Philip West says...
A good point...
OK, it wasn’t the three points that would’ve made a real statement and really cranked up the pressure in the race for promotion, but all things considered, this was by no means a poor result.
Having been second best for the majority of the second half and fallen behind to a well-worked Peterborough goal, that familiar feeling of doom was in danger of striking, before Aiden McGeady (more on him later) salvaged a draw late in the game.
Six points from the Easter double-header would’ve been superb, but four is a very decent return. OK, our margin for error in the remaining games may have narrowed slightly, but promotion is still very much in our hands.
That man again...
With every pinpoint cross, accurate through-ball, and in this case, inch-perfect free kick, McGeady continues to prove his former doubters (me included) wrong, and that he is a genuine asset to the team.
When we were awarded a late free-kick within his striking range, you felt that it was a ‘now or never’ moment, and McGeady delivered, curling a sumptuous strike into the Posh goal, and pulling us out of the mire.
Clearly, Lee Johnson has been able to get McGeady right back onside, and he is easily one of the first names on the team sheet now, which represents another incredible turnaround in fortune, especially after the Phil Parkinson debacle.
Failure to take advantage...
For the majority of first half, we looked reasonably comfortable, particularly in midfield, with Leadbitter and Winchester afforded time and space to keep things ticking over, and Jordan Jones looking to make things happen whenever he got on the ball.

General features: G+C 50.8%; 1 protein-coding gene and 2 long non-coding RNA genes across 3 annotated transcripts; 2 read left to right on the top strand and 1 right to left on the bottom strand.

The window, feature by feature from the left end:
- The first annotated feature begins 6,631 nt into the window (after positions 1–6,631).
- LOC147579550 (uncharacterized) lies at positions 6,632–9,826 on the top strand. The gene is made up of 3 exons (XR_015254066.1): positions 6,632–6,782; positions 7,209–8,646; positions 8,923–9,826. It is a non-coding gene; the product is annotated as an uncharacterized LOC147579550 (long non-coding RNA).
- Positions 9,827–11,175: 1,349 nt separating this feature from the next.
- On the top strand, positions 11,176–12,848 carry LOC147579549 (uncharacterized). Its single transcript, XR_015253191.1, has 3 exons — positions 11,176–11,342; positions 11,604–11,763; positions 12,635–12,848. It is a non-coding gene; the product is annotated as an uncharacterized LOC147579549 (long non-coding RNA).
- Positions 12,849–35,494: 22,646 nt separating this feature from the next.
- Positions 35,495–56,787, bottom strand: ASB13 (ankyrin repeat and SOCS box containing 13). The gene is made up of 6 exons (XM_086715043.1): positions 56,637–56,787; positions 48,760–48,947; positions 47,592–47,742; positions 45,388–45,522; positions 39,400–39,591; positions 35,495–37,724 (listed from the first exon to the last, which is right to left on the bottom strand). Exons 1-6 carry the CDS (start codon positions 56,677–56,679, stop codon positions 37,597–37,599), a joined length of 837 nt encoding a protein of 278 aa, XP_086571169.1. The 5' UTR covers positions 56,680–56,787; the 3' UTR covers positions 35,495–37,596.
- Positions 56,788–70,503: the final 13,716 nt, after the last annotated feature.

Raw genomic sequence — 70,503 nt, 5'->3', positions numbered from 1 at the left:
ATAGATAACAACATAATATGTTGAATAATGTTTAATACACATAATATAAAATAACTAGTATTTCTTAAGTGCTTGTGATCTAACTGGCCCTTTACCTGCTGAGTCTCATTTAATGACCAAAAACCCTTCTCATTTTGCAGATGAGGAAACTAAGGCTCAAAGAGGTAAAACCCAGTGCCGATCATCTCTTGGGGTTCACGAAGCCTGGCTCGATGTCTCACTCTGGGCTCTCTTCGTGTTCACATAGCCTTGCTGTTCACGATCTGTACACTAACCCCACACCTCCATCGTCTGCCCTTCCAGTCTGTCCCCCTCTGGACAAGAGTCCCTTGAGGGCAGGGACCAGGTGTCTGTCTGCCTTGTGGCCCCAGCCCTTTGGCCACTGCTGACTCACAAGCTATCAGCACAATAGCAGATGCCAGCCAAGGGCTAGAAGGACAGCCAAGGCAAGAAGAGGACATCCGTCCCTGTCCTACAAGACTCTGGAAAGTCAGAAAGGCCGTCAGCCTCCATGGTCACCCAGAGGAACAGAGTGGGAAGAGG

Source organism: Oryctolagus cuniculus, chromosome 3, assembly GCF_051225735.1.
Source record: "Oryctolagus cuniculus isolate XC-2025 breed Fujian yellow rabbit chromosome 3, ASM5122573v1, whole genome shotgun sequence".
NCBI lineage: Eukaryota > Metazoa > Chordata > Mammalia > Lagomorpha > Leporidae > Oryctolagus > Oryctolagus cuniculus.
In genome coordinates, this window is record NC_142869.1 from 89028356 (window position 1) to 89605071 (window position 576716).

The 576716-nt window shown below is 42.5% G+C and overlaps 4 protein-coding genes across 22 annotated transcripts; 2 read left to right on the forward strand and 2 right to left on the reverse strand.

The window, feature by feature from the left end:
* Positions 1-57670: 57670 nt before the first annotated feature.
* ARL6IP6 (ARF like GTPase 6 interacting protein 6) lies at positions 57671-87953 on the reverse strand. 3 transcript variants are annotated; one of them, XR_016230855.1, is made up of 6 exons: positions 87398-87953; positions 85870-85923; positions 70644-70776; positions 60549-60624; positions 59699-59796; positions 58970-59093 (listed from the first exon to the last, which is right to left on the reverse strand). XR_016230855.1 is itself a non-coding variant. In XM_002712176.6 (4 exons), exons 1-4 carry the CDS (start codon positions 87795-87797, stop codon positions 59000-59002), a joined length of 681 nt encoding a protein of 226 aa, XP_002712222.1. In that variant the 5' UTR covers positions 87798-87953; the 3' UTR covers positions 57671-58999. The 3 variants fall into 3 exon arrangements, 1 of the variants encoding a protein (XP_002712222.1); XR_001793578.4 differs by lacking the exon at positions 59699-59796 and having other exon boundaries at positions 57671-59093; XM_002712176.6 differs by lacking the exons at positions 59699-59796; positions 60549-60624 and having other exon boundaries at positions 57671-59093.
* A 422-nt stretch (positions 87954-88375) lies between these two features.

The problem was that we failed to make the most of it, and were largely restricted to half-chances. You felt that scoring early would have changed the dynamic of the game and really enabled us to kick on and ratchet up the pressure.
As it was, we just couldn’t find that breakthrough. In recent games, we have often had to grind out results, but it would be a real boost if we could combine positive early play with lethal finishing, especially given how tough our run-in appears to be.
Time for the Scot to settle...
Given his relative lack of game time since signing for the club, perhaps it is inevitable that he isn’t yet fully up to speed with the rigours of League One football, and hopefully time will change that.
Selected as part of an old-school 4-4-2 formation alongside Charlie Wyke, the big Scot endured a frustrating afternoon against Peterborough. He wasn’t able to use his physical presence to any great effect, and he didn’t really have a sniff of goal, either.
He did show some flashes in the second half, but this was a largely forgettable afternoon for him. If we revert to a playing with a single striker, it is likely that Stewart will have to settle for a role on the bench.
Martin Wanless says...
Lee Johnson’s never been afraid to try things, both in terms of team selection and tactics, since his appointment as head coach.
While his ambitious initial team selection and game plan worked to an extent in the first half, we didn’t look like scoring, and in the second half we struggled to cope with Peterborough for large spells.
That was, until the quadruple substitution with 20 minutes remaining. OK, I’d have preferred it five or ten minutes earlier, but Johnson took the gamble, and it paid off – Scowen and Gooch, in particular, helped us regain control of the game.
He’s not afraid to throw the dice, and his positive attitude could make all the difference in games to come.
Return of Hume...
Another one of the four subs was Denver Hume, who’s been sorely missed over the past few months. It was the first time he’d played for Johnson, and it was a relief to see how comfortably he slotted back into the team.
For the past few months we’ve had no option but to play McFadzean, and he’s continually been the team’s weak link. While Hume has played his best football for Sunderland as a left wing back, he’s a few – significant – notches ahead of McFadzean, and could have a hugely important part to play in the run in.